"We are not rigid," says Dr. Essam El-Erian, a physician and high-ranking official in Egypt's Muslim Brotherhood. I have come to his Cairo office to discuss the brotherhood's agenda. More specifically, I hope to explore how the brotherhood's use of Islam as the basis of a political program might be at odds with the views of Muslims like Grand Mufti Ali Gomaa, who rejects the idea of Islamic political parties on the grounds that they create divisions among Muslims.
A genial man with a confident, sometimes booming voice, El-Erian tries immediately to set me straight: "Islam cannot be used by anybody," he says. "Islam is Islam. All of the basics are in the text."
But texts do not read themselves. People read them. And according to the reading of the sacred text by Hassan al-Banna, the Egyptian schoolteacher who founded the Muslim Brotherhood in 1928, Islam was intended to be an all-encompassing way of life—not merely a religion but the basis of a social-political order, a theocracy. Al-Banna believed that Islam was the solution to the problems faced by all Muslim societies that had long been dominated by western colonial powers. While the immediate objective of his organization was to provide welfare and assistance for Egypt's downtrodden, its ultimate goal, al-Banna taught, was to supplant the secular regimes left by the colonizers with an Islamic state, a new caliphate that would unify all Muslims in a supranational order.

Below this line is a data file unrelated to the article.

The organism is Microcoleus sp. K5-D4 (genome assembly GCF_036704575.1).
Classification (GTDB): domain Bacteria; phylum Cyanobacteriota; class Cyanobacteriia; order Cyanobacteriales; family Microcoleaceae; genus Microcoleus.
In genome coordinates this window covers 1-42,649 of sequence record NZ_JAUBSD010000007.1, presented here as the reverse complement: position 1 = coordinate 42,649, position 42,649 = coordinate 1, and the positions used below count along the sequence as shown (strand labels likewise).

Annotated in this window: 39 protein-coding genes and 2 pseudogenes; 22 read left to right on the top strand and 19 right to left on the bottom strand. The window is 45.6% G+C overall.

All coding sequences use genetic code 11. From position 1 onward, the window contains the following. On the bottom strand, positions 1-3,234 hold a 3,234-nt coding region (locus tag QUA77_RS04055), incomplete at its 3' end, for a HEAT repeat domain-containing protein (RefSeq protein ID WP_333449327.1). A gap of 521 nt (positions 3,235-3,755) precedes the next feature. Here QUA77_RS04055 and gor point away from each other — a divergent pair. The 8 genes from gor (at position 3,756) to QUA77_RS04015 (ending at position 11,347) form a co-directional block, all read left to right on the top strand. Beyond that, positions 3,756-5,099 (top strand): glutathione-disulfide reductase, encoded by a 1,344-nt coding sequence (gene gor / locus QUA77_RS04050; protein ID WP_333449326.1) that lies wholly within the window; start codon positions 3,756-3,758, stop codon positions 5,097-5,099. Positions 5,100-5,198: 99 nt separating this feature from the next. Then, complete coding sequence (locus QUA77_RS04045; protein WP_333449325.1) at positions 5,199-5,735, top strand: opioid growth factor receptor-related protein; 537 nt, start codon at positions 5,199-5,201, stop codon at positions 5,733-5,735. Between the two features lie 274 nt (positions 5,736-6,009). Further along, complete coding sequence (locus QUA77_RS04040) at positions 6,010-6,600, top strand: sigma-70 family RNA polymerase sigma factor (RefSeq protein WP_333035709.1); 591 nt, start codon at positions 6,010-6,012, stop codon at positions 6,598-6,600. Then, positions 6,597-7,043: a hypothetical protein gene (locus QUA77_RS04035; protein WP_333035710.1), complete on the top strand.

Al-Banna was assassinated in 1949, following the murder of the Egyptian prime minister by an alleged brotherhood member. But the brotherhood continued to grow and spread to other parts of the Middle East and even beyond. While some of the new groups would eventually splinter off from the parent organization, often acquiring different names (such as Hamas in Palestine) and often adopting violent tactics that the brotherhood itself came to renounce, the brotherhood would remain the prototypical Islamist organization. Its embrace of Islam as a totalizing political ideology is the model for Islamist groups around the world.